Young Scientists Respond to Australian Government’s Budget Cuts in Science

09 Oct, 2014 | Guides & Resources

The Winning Entries of ATA Scientific’s Study Award for July 2014

In the recent federal government budget many prominent scientific projects, initiatives, agencies and research organisations such as the CSIRO have not fared well. Several changes are also in store for tertiary students including the announcement to deregulate university tuition fees and changes to student loan repayments (HELP).

What impact do you think these changes will have on our level of innovation and our ability to create the jobs in the future?

Congratulations to our first prize winner:

Mr Nathanial Harris, PhD Candidate at the, Illawarra Health and Medical Research Institute (IHMRI), University of Wollongong.

Nathanial is studying under the supervision of Associate Professor Marie Ranson. IHMRI is a community of academic researchers, clinicians and other health professionals with a common interest in advancing health and medical research in the region. The team is focussed on investigating the causes of major diseases such as Alzheimer’s disease, Motor Neurone Disease and Cancer.

Nanthanial’s PhD research is involved with understanding cancer metastasis, the spread of cancer to other parts of the body. Specifically, his work focuses on the Plasminogen activation pathway, and the genes involved, which a tumorigenic system hijacks in order to invade and spread throughout the body.

“I am developing and testing novel, ligand-directed cytotoxins that simultaneously target and deliver a toxic drug dose to breast or pancreatic tumours expressing the biomarker, urokinase plasminogen activator (uPA). It is anticipated that this simultaneous targeting strategy may lead to a dramatic improvement in the treatment of uPA positive cancers with limited systemic toxicity” said Nathanial.

Nathanial recently wrote and performed a song to explain his cancer research. This clever three minute video was created at Nathanial’s laboratory in Wollongong. Stay tuned for Nathaniel’s next video featuring his winning entry!

Nathanial plans to use his award to assist with his overseas travel expenses to attend the International Society for Fibrinolysis and Proteolysis conference in Rome.

Nathanial Harris’ entry (a song)

I was a happy little vegemite, eating breakfast, lunch and tea, Now I’m older seeing too much death and violence on TV, My Mother says I’m growing sour every single week, But I love my country right, I’m aware using conscious sight, Now I study in Australia within this democracy, It’s said we’re a free country but is that reality? The government has the hardest job most definitely, But are they always working for what’s best of our country? Hmmm, maybe, arghh I find it hard to agree, Not by deregulating every university. What the world needs now is love and open minds, People caring for Earth not trying to make a buck and open mines, No secret agencies that are “protecting our shores”, No corporates forcing pollies to make unfair laws, Keep funding science, like the CSIRO, Because they’ve understood the Earth since a long time ago, I’m not left-wing or right, call me a straight shooter, A pragmatist worried about the present state and future, I want transparency and brainstorming in question time, Not just arguments looking like a pantomime, Open source intelligence – man that’d be sublime, To know the truth of the news not have to read between the lines, I want free education that anyone can seek and find, Let’s support knowledge for all man and womankind, A big problem is misinformation to people told they’re dumb, How will these people look at education when there’s an added sum? Not kindly I assume, creating even more disparity, Our leaders need to unite, find some temerity, Whatever the case we won’t outlast the sun, But there’s billions of girls and boys right now under this one, And like I was they’re a blank canvas to paint any way, That we choose so let’s move forward positive to a new day, This world can change we can innovate, we’re in the fray, We’ve got to rise like sea levels and wash poor policies away, Understand that us, the people, hold all the power, Spread knowledge like a seed and watch the world flower, Grow everybody’s awareness upon this whole Earth, So we can make it shine from Reykjavik to Perth, But increasing the average university fee, Will just prevent the average person from getting a degree, It’s as simple as that, and we can reshape this path, So let’s pave a future for our families that’ll last.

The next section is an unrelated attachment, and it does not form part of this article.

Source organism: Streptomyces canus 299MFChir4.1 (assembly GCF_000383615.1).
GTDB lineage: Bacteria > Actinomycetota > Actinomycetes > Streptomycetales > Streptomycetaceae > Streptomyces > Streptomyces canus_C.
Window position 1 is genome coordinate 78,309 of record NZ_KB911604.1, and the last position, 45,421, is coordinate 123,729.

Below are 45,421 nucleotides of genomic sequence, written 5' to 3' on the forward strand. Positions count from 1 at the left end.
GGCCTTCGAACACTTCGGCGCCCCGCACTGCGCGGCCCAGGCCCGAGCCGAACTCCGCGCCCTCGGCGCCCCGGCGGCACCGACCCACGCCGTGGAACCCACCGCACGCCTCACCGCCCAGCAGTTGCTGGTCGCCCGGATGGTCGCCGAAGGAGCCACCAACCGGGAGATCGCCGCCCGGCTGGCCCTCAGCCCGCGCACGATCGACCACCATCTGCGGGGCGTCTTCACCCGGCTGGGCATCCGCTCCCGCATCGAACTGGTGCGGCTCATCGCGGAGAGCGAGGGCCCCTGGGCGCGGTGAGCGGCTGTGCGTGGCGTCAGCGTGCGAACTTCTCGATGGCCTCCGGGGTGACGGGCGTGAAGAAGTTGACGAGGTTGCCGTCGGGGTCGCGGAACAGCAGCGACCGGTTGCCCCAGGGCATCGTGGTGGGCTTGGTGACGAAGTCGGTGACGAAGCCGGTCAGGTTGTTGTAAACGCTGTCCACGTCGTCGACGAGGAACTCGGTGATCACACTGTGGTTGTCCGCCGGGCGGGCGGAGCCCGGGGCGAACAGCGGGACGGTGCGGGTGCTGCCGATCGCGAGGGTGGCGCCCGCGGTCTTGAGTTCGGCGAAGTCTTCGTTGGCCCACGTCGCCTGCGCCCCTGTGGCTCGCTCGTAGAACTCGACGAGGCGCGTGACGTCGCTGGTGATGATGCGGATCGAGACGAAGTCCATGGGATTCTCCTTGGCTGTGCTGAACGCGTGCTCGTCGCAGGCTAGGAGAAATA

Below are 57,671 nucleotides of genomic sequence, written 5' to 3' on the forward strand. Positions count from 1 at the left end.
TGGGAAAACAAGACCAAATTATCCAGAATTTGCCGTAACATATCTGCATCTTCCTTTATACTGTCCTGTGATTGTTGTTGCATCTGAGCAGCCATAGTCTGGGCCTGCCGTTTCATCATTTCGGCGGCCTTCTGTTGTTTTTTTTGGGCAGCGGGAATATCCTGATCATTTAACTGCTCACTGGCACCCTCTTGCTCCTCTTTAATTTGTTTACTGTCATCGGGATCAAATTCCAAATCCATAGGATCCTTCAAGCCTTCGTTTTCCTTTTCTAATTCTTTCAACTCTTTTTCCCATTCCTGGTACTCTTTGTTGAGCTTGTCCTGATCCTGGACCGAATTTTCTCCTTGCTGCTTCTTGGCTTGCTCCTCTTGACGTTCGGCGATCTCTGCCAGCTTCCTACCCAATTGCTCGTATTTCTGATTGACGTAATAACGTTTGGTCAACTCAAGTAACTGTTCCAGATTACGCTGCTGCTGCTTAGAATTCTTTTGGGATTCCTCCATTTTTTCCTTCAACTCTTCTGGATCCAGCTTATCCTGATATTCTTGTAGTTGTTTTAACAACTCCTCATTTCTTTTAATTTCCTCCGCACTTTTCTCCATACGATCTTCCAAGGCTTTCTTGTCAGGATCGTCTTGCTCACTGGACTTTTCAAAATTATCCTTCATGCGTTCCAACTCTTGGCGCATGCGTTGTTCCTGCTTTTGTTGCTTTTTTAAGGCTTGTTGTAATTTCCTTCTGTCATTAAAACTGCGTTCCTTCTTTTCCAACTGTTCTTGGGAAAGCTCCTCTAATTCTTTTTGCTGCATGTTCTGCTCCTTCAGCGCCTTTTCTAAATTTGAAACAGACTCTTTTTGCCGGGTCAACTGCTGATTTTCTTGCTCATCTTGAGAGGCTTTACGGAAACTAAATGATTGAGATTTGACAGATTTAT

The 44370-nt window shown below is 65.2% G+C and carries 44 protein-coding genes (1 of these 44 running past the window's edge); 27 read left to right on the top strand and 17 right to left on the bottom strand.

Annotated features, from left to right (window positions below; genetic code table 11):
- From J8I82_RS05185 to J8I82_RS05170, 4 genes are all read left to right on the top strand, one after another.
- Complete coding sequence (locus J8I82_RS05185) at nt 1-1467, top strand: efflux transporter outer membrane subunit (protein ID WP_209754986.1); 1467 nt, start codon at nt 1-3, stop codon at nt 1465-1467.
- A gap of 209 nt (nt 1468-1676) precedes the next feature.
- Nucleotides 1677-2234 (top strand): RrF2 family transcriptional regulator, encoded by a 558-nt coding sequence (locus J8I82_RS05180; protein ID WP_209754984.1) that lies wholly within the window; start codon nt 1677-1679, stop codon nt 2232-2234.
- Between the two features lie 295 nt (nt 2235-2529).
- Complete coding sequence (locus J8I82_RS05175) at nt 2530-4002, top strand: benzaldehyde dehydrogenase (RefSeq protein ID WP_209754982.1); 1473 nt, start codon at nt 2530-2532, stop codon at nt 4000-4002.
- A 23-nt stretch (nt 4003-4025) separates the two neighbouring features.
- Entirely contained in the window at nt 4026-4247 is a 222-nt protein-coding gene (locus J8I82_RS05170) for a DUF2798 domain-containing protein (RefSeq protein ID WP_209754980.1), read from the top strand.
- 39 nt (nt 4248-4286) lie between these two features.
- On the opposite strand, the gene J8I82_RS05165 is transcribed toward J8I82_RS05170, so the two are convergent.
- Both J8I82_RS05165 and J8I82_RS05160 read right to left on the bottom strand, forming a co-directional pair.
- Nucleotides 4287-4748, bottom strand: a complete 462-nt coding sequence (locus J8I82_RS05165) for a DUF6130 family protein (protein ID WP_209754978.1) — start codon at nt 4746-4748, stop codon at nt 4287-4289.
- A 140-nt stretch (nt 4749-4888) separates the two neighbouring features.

Congratulations to our first runner up:

Ms Sarah Laird, PhD Chemistry student at the La Trobe Institute for Molecular Science, La Trobe University.

Sarah works under the supervision of Dr Conor Hogan senior lecturer at the La Trobe Institute for Molecular Science. Sarah is currently finishing up her PhD on the synthesis, characterisation and sensing application of luminescent Iridium(III) complexes.

“I have synthesised a family of Iridium complexes which show fascinating luminescent and electrochemical properties. I’ve discovered that they have highly sensitive pH and oxygen sensing abilities and well as being very good emitters for electrochemiluminescence applications” said Sarah.

When asked why Sarah chose to enter the competition, Sarah replied” The topic resonated with me, I normally stay away from politics but the continued lack of investment in education and research is a growing concern and I felt I should say something about it”.